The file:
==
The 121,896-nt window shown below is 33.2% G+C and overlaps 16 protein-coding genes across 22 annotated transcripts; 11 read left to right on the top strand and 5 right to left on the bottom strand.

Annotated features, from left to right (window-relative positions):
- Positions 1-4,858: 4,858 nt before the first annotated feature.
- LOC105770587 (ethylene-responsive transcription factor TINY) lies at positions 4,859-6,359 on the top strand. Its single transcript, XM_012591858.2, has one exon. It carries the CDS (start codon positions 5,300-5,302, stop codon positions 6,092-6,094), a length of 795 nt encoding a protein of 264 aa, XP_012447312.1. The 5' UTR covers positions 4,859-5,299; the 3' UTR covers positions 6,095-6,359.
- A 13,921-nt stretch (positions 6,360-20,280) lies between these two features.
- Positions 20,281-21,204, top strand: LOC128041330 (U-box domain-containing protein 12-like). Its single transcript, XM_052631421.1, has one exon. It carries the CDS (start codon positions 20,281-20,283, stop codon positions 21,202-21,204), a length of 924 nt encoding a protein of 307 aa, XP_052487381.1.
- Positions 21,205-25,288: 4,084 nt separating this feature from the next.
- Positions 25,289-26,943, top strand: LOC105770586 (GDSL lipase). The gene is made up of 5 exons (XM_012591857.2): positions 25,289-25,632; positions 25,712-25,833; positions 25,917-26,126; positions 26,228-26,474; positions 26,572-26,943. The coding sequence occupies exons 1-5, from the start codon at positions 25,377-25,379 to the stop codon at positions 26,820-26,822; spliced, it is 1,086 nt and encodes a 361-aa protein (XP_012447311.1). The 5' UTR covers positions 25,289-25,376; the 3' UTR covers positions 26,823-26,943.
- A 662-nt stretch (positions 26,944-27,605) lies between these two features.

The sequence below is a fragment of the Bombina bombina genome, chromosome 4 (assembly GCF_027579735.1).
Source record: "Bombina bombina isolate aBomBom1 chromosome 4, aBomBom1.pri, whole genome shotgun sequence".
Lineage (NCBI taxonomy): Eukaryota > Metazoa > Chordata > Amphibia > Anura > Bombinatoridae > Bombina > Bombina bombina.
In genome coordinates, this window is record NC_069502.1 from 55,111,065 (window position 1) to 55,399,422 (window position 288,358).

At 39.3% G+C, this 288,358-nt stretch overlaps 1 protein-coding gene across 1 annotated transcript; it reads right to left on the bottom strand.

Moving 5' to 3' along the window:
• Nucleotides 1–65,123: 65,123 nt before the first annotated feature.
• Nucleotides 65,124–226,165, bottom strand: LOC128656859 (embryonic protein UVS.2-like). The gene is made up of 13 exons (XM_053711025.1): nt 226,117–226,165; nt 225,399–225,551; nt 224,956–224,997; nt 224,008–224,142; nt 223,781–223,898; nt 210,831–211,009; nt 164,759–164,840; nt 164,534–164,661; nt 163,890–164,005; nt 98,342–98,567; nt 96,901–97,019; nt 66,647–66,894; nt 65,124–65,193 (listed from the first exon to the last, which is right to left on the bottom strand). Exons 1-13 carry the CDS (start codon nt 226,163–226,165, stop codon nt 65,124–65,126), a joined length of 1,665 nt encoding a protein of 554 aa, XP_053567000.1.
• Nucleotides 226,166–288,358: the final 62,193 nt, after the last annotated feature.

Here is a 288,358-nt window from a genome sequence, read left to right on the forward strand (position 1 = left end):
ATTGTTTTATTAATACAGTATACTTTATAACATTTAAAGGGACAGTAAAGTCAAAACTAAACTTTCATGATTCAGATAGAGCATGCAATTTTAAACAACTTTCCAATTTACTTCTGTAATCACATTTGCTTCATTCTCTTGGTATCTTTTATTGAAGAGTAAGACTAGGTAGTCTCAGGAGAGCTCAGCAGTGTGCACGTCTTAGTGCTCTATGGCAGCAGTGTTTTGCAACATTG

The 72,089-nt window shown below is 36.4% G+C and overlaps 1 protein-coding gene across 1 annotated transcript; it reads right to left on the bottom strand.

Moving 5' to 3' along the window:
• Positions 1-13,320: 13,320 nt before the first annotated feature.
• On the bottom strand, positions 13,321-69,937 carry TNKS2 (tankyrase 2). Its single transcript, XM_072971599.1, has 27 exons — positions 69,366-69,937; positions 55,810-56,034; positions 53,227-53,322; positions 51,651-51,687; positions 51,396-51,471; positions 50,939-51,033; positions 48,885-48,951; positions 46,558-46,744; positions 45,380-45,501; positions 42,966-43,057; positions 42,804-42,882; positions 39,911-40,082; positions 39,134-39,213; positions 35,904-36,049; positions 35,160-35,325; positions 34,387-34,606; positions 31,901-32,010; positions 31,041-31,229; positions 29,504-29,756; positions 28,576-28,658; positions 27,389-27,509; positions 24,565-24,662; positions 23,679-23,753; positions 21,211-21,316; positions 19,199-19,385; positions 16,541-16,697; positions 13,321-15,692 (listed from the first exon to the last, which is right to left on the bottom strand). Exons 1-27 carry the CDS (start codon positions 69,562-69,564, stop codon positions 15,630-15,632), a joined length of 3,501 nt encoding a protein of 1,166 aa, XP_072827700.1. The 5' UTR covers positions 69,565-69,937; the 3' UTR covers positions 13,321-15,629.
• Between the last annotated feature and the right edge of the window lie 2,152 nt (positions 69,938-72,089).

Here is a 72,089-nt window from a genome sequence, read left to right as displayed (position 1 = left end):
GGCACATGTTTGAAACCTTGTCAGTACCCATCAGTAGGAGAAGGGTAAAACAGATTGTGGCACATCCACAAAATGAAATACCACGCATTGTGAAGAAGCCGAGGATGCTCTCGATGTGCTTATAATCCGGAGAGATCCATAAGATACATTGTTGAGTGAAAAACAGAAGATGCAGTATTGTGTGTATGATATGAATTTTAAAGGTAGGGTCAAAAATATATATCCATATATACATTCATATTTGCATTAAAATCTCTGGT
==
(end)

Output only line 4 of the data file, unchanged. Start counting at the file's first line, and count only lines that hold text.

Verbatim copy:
- LOC105770587 (ethylene-responsive transcription factor TINY) lies at positions 4,859-6,359 on the top strand. Its single transcript, XM_012591858.2, has one exon. It carries the CDS (start codon positions 5,300-5,302, stop codon positions 6,092-6,094), a length of 795 nt encoding a protein of 264 aa, XP_012447312.1. The 5' UTR covers positions 4,859-5,299; the 3' UTR covers positions 6,095-6,359.